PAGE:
2.1Program development

Over several months, a multidisciplinary FND taskforce at Spaulding Rehabilitation Hospital, a freestanding inpatient rehabilitation facility (IRF) in the Boston-area, assembled and participated in a series of meetings. Participants included the local admissions director, representative attending physiatrists, rehabilitation therapists, nurses, psychologists, social workers, and case managers. The taskforce worked to identify several key areas (Fig. 1) in need of development: 1) patient selection and admission preparation, 2) determination of pathway structure, 3) staff education and responsibility designation, 4) multidisciplinary team communication and management, and 5) discharge planning.

Fig. 1

Steps in developing a motor FND inpatient rehabilitation pathway.

Steps in developing a motor FND inpatient rehabilitation pathway.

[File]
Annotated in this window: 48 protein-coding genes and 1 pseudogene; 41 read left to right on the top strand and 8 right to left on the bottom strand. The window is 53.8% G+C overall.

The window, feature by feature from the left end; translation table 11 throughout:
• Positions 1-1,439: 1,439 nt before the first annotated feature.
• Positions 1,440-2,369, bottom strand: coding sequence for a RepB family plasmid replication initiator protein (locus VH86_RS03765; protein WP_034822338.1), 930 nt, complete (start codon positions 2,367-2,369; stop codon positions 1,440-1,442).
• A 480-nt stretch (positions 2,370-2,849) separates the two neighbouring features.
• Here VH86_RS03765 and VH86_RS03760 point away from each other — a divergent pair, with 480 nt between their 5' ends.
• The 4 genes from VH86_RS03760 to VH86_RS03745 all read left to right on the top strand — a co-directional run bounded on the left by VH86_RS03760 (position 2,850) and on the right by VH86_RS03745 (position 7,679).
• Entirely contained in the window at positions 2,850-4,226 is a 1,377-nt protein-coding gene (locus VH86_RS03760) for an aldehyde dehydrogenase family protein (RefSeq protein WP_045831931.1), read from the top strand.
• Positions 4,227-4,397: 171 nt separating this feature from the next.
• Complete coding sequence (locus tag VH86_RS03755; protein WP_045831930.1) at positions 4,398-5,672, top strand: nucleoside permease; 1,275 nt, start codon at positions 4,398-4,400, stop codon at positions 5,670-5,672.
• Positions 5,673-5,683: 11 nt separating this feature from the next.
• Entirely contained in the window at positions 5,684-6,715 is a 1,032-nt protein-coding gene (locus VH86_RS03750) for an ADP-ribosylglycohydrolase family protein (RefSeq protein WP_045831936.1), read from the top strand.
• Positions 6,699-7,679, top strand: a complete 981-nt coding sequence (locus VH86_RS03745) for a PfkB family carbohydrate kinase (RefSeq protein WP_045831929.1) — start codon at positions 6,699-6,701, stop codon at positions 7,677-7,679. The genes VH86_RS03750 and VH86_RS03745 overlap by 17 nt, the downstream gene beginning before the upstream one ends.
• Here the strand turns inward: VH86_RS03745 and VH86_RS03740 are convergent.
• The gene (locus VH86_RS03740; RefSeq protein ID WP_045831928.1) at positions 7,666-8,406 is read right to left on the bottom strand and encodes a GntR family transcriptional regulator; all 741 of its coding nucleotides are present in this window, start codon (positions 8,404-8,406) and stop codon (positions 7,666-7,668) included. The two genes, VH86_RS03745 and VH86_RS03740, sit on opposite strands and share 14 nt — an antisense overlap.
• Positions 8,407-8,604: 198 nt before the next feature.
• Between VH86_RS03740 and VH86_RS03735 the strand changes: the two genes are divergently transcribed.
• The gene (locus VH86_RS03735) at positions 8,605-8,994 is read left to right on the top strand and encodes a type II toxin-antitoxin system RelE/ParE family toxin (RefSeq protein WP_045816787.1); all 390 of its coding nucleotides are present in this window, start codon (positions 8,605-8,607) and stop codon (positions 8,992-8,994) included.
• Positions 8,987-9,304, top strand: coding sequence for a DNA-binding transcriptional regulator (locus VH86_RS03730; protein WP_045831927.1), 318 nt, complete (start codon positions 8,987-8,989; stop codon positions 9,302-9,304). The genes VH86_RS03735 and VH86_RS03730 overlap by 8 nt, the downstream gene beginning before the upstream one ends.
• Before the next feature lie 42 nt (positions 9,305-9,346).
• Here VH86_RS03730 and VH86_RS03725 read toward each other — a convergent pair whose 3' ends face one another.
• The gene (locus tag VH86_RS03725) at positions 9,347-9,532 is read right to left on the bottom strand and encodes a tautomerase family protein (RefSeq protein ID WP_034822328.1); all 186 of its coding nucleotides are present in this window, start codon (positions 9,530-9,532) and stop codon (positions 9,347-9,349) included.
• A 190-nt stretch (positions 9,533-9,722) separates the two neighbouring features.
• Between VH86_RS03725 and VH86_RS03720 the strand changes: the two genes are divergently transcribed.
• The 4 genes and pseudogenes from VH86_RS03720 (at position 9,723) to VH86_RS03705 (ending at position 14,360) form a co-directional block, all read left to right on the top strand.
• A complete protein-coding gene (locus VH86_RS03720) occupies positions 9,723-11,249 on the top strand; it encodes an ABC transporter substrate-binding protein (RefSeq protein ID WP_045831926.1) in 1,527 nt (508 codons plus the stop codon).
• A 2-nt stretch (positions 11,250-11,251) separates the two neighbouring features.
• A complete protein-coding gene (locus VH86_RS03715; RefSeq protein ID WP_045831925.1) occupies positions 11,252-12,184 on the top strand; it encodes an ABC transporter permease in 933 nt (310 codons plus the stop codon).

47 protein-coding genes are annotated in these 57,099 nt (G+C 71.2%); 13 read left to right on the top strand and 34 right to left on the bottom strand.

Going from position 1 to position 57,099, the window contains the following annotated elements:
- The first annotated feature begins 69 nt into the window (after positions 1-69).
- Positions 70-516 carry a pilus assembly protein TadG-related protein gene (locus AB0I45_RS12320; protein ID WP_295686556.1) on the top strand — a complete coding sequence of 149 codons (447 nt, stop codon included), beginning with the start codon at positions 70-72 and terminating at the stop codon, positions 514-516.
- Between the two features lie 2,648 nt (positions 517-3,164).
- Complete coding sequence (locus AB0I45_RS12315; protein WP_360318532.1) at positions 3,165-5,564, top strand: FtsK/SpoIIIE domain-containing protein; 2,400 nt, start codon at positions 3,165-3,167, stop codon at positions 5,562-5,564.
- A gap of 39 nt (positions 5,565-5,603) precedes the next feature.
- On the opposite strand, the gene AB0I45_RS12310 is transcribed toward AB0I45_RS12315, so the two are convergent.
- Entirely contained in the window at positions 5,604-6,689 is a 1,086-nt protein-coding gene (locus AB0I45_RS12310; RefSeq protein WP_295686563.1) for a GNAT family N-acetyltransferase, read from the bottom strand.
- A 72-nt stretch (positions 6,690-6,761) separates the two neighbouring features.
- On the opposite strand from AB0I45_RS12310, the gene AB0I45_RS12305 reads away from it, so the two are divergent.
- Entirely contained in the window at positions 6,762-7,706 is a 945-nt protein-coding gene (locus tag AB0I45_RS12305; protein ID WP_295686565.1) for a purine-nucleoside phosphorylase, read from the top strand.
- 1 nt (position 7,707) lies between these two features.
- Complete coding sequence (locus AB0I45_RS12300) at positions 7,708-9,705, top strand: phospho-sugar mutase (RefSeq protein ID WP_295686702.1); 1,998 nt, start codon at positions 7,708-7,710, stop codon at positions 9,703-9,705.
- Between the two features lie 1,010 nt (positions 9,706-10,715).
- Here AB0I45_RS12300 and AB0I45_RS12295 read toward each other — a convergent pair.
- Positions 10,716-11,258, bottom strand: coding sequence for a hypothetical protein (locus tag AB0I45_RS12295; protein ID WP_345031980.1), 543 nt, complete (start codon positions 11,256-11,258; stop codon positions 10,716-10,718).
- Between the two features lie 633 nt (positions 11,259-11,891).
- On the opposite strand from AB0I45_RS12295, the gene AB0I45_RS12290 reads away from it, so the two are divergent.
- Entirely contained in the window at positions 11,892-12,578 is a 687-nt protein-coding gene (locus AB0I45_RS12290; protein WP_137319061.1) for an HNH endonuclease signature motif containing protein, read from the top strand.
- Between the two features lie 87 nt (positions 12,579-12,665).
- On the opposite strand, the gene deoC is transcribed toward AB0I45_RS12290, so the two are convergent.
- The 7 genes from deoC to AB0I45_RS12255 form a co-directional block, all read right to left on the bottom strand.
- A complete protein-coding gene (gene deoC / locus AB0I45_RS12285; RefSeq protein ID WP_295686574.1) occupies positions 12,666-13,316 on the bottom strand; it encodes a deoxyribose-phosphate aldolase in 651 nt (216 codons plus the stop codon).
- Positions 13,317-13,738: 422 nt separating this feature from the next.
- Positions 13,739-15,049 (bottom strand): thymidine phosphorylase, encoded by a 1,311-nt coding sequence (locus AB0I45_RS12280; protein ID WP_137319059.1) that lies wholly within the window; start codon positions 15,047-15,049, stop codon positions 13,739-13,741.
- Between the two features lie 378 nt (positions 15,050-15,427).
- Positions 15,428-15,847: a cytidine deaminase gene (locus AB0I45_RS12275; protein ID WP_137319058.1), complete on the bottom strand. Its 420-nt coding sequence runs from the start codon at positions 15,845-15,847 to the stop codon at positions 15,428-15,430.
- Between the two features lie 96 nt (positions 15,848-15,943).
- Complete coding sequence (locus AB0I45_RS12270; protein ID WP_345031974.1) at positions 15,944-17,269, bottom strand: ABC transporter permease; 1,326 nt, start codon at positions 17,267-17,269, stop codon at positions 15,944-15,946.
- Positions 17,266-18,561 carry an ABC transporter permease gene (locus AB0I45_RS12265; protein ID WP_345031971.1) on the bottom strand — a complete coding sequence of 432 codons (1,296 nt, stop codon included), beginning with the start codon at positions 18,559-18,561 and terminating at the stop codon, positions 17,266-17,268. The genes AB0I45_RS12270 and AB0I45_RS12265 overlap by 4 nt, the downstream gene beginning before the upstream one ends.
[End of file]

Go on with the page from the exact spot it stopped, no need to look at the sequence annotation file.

2.2Patient selection and admission preparation

Admission criteria (Table 1) were developed with specific goals in mind: 1) minimizing ambiguity regarding the motor FND diagnosis which had been a source of confusion for patients and clinicians on the inpatient rehabilitation unit in the past, 2) screening out patients who were not willing or able to participate fully in a multidisciplinary mind-body treatment, and 3) minimizing risk of prolonged, futile rehabilitation stays.

Table 1

Admission criteria for motor FND inpatient rehabilitation

1. A motor FND diagnosis is made and delivered by a neurologist and clearly documented in the medical record
2. Neurology team confirms completion of all diagnostic testing
3. Patient affirms openness to diagnosis and motivation for multidisciplinary motor FND rehabilitation
4. Patient understands 2-week pathway duration and can identify a reasonable post-rehabilitation community discharge plan if improvements are not seen
5. All other criteria for acute inpatient rehabilitation level of care are met